Thursday, May 5, 2016


I did it. I honestly did not imagine a world where I was done with this movie. I will definitely still have stress dreams about it. I'm gonna finish a keg. Thank you Car Seat Headrest for possibly giving me permission to use your music. My composer ghosted me. F the haters. Peace out.

Staying Relevant

Now that the semester is wrapping up, it is time to start thinking about where we want to go from here with our documentary. We already know that we are going to have a composer do some work for the film before we start to submit it places. We definitely want to submit it to festivals, but my dad also just met someone who does some work with documentary distribution and wants to see our film. At the beginning of the semester we had considered looking into getting in contact with a distributor so we could screen the film at different colleges around the country so students could be informed about issues relating to the refugee crisis before they vote in November, but we kind of forgot about that until now. However, I think that could be a really good idea.

As of yesterday, one thing became extremely obvious: our documentary is not going to lose its relevance anytime soon. Now that Kasich and Cruz are out of the election, it's going to be all Trump all the time. While this news is extremely unsettling, it also makes it more important than ever that our documentary is seen by as many people as possible.

One of the feedbacks that we got on our documentary was that we should have shown more people who aren't Trump supporters that are opposed to refugees. While I think that would have been beneficial,  I also think that for a long time, we all assumed that Trump supporters were just crazy people. However, it's become more and more obvious that all different types of people support Trump. More people are backing him than ever expected, which means his views are actually the views of a lot more people in this country than most people would have thought.

After spending time getting to know the refugee community in Buffalo, I refuse to imagine a country where he is in charge. His ideas, and the ideas of his supporters, are filled with such hate toward people who deserve nothing but love. Now that it's inevitable that we'll be seeing him around until November, I hope our documentary can persuade at least a few people that voting for him is not a good idea.

Me and "Me and Earl and the Dying Girl"

I don't know why it's taken me so long to watch this film. I think I kept confusing it with Lars and the Real Girl and therefore assumed I'd already caught part of it on TV once and felt bored. Or because no one has explicitly recommended it to me. Regardless, I regret the past 15 months I let this breath of fresh film air breeze right by me.

I'm not going to talk about the plot because it's going to sound off-puttingly like that of The Fault in Our Stars. Yes, it's about a girl dying of cancer, but the beauty lies in the visual storytelling. The film features claymation, 90 degree camera rotation, and a whole bunch of fake mini movies within the movie (e.g. Jurassic Skate Park, Rosemary Baby Carrots, A Sockwork Orange) to illuminate Greg's quirks. Here is one of those cheesy YouTube film analyses about the cinematography:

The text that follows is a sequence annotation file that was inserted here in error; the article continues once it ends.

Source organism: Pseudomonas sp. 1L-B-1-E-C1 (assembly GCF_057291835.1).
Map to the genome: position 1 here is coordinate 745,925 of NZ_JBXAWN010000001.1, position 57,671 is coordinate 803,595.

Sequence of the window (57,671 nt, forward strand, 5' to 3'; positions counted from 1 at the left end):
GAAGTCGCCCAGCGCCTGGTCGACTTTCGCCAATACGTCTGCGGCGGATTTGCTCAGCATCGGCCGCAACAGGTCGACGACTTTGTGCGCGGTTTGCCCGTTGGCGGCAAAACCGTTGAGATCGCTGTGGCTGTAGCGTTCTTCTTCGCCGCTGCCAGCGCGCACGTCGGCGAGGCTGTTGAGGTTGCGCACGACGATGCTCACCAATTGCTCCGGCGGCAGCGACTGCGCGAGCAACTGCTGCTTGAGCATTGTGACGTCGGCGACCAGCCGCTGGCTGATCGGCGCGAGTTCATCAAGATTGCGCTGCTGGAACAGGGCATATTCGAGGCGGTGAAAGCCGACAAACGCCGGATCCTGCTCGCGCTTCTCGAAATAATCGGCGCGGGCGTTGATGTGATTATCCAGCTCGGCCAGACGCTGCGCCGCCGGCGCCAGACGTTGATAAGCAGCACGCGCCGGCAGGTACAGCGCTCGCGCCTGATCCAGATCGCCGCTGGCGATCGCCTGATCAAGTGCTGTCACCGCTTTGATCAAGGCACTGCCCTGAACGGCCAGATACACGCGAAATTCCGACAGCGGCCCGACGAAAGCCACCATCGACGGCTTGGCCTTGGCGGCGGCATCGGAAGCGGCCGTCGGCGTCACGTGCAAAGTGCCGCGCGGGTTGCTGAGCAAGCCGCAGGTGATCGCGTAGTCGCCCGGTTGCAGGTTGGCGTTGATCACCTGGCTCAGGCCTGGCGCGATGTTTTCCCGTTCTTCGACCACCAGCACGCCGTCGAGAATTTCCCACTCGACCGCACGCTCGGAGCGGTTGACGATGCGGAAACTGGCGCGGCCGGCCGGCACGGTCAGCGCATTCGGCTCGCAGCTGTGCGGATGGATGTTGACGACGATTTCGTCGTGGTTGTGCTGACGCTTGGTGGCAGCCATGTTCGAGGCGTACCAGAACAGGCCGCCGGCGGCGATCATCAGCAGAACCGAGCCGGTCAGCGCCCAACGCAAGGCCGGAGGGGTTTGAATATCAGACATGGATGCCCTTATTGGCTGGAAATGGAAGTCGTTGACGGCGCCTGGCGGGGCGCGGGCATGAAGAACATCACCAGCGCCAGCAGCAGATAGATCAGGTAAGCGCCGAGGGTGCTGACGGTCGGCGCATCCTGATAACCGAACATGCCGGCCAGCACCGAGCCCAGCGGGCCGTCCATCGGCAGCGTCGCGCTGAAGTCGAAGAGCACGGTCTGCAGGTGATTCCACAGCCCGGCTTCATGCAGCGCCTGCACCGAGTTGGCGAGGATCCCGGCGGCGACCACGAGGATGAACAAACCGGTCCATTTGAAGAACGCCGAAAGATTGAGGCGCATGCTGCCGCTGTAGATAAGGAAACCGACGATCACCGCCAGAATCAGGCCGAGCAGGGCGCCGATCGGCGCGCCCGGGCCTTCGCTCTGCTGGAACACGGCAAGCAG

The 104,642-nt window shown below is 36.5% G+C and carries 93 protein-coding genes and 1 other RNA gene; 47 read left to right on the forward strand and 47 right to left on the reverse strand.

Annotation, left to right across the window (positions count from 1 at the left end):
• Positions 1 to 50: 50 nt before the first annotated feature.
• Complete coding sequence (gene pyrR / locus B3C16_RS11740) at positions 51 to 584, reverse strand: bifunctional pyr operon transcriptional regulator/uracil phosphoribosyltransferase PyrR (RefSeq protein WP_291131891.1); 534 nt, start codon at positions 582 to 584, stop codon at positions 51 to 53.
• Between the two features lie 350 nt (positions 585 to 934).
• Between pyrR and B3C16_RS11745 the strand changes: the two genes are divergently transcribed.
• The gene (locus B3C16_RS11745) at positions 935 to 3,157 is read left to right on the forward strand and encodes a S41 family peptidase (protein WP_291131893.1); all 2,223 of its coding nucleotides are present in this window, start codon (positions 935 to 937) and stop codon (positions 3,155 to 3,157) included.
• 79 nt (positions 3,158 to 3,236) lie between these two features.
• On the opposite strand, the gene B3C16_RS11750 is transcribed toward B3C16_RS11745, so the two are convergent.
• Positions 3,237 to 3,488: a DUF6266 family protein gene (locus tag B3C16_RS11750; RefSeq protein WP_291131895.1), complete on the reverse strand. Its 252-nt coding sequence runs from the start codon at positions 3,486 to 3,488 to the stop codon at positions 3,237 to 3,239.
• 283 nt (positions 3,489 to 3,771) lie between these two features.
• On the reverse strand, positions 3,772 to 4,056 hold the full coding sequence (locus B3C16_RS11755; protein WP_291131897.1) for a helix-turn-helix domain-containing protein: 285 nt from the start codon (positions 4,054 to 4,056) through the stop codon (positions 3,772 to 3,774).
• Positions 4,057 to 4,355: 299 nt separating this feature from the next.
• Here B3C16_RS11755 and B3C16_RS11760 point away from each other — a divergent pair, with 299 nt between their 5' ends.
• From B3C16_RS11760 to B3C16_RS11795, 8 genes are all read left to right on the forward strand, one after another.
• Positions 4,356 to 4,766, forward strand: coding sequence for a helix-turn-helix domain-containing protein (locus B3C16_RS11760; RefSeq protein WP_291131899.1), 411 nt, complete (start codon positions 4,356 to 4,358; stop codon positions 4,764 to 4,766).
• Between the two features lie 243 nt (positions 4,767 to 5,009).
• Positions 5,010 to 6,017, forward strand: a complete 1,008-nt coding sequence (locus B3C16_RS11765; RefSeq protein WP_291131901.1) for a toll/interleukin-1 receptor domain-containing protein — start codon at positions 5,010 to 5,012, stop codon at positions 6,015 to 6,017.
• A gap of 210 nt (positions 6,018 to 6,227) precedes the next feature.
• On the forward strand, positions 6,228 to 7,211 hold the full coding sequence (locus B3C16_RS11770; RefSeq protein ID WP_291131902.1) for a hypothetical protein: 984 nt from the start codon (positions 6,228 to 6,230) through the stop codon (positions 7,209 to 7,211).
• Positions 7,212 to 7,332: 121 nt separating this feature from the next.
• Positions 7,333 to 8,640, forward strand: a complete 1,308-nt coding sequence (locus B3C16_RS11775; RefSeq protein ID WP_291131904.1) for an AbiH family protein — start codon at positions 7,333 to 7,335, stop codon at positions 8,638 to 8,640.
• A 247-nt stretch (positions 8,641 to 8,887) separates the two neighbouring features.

I found it funny and sad, beautiful both in visual and aural composition. It is rooted in classic filmmaking (i.e. fully aware of and in homage to "the greats") but marked by unconventional--or at least rarely utilized, especially in teen coming-of-age films--techniques. I recommend it to all, after this hell week of Thesis is done.

Wednesday, May 4, 2016

Green Room

As I mentioned in last week's post, I went to see Jeremy Saulnier's newest film, Green Room at Cinemapolis. I've been a fan of Saulnier since I saw his previous film Blue Ruin. Blue Ruin was a slow burn revenge flick that was both beautiful and brutal. You can check out the trailer right here.

Based off of Blue Ruin I knew that this film would be intense, but holy shit, was it brutal. The movie follows a punk band called the Ain't Rights who do a gig at a skinhead bar where they witness a horrific act and find themselves trapped in the bar, fighting for their lives.  Check out the trailer here.

Never before has a movie both enthralled me and made me very uncomfortable. The film is graphically violent, but the violence isn't your typical over-the-top action movie violence, it's not played for laughs as it might be for a Tarantino film. The violence is brutal and realistic. There is an arm breaking scene early on in the movie that head let out an audible yelp in the theatre. Hands are mangled, throats are slashed, throats are ripped out by dogs, As the film progresses we become more and more uncomfortable with what we're seeing on screen.
Where I give the film so much credit is that it manages to have authentic characters who stand out, something that doesn't tend to happen in films of this sort. Each member of the band has a distinct persona that we see develop through the situation they find themselves trapped in.
Those expecting a non-stop action film may be somewhat disappointed as the film takes its time, slowly building up to the horrific acts that will take place. Even after Green Room explodes into a violent chaotic cacophony, it still crawls along, slowly feeding us the violence, keeping us in a constant state of unease. We are trapped, just like our protagonists.

The film is playing at Cinemapolis and I highly recommend you see this brutal and brilliant film that will stick with you long after you leave the theatre.